Modern safety systems consist of a variety of smaller systems that all play a part in mitigating a collision or reducing the amount of damage once a collision has taken place.

Prevention is better than cure: Active Safety Systems

ABS: Anti-lock Braking Systems – prevents tyres from locking up and skidding on the road. If tyres don’t skid you can retain some form of steering to try and evade the obstacle.

EBD: Electronic Brakeforce Distribution – automatically varies the amount of braking force applied to each of a vehicle's wheels, depending on road conditions and vehicle speed.

TCS: Traction-Control System – modulates the braking action of all four wheels to keep the car pointing the where you want it, and not sideways into a tree.

FCW: Forward Collision Warning – the car sees something you could hit, and knows you’re not reacting vigilantly enough, so it screams at you.

AEB: Autonomous Emergency Braking – You have failed to brake in time, so the car does it for you. Only works at a certain speed ranges. Check your car manual if equipped.

LDW: Lane Departure Warning – sometimes call Lane Keep Assist (LKA); it tells you when you wandering of your lane.

LDW with Steering Assist: Now that you’ve wandered out of the lane, steering assist will automatically try and steer the car back into the lane. This is a driver aid, it does not mean the car can drive by itself, and will know if you take your hands of the wheel for too long.

ACC: Active/Adaptive Cruise Control – Cruise control ensures the car travels at a preset speed for long periods. However, the moment you step on the brake, the cruise control system shuts down. ACC, on the other hand, can slow your car if the car ahead is slowing down and speeds up again when safe. Some ACC systems work all the way down to 0 km/h.

RCTA: Rear Cross-Traffic Alert: Imagine reversing out of a parking lot, while boxed inbetween two tall SUVs at either side. You wouldn’t know if another car is going to passing behind your car, RCTA will warn you.

Blind-Spot Warning System: The system detects vehicles that are nearby or almost parallel to your rear doors. You won’t see them in your side view mirrors because chances are they’re in your blind spot.

AHB: Active High Beam – The car automatically turns off the high beam if it spots another car on the road, to not blind other drivers at night.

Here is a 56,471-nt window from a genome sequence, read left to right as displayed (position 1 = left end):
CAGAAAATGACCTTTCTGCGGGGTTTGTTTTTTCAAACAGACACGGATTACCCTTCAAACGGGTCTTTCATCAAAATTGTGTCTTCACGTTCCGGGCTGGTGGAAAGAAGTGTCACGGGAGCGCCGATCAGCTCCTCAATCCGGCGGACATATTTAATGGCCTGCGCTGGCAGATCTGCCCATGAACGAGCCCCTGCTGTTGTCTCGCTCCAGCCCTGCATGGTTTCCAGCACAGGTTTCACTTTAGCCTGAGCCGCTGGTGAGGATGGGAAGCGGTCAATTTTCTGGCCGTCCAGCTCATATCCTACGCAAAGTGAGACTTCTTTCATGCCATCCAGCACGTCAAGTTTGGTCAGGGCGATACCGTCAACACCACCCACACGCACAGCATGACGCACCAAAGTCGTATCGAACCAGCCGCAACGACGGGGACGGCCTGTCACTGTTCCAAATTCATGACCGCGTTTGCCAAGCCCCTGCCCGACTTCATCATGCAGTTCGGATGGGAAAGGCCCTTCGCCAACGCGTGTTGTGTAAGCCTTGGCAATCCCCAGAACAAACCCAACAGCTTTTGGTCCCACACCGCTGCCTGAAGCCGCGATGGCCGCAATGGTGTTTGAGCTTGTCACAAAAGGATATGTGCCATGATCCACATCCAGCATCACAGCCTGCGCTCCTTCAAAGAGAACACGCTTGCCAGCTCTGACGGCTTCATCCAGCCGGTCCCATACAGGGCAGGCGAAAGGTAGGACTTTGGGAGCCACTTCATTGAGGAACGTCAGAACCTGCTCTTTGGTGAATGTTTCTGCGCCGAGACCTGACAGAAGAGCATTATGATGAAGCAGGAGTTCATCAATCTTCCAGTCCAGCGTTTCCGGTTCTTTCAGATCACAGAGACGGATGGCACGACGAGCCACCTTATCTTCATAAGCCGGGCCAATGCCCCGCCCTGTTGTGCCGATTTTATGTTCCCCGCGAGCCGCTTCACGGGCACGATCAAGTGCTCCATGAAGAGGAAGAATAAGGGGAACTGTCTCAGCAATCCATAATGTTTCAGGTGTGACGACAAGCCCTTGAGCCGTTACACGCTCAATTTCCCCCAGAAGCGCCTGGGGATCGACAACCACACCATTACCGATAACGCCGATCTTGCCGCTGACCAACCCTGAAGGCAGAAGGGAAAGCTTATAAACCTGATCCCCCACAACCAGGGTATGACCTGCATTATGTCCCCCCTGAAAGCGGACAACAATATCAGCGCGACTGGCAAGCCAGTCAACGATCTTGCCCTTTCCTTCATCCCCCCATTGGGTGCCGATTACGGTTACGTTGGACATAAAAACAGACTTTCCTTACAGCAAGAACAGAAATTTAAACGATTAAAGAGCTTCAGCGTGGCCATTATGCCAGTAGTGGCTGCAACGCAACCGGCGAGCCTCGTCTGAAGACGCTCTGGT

A collision has taken place: Passive Safety Systems

Reinforced body sections and crumple zones: Reinforced sections and crumple zones of the car’s body are designed to “crumple” to absorb and dissipate the impact of the crash. The car sacrifices itself to save the occupants. Reinforced zoned are not just at the front, rather an entire network of reinforcements all around the car.

Seatbelt Pre-Tensioner: Pre-tensioners automatically tighten the belt across the body to reduce the seat occupant's movement in a collision.

Airbags: These are not fluffy balloons. Airbags deploy at you at between speeds of 160 km/h and 350 km/h depending on vehicle and severity of the crash. The video above shows how much better passive safety in a car has improved over the past two decades.

On the inside

Interior features vary depending on the vehicle, but here are the important bits:

Meter cluster: Relays all important information regarding your driving, like speed, engine RPM, driving range and fuel levels. More advanced cars relay more information such as your tyre pressure and GPS navigation. It will also tell you if something is wrong with the car via Warning Lights.

Infotainment System: Controls all your in-car entertainment functions. In most cars, it additionally offers GPS Navigation, reverse camera function and trip information.

Climate control: Your car’s air-conditioning controls. Just set the temperature and relax.

Start/Stop Button: Starts and shuts off the car.

Now go impress your friends or that potential hot date with your car knowledge prowess, be sure to let us know how it went!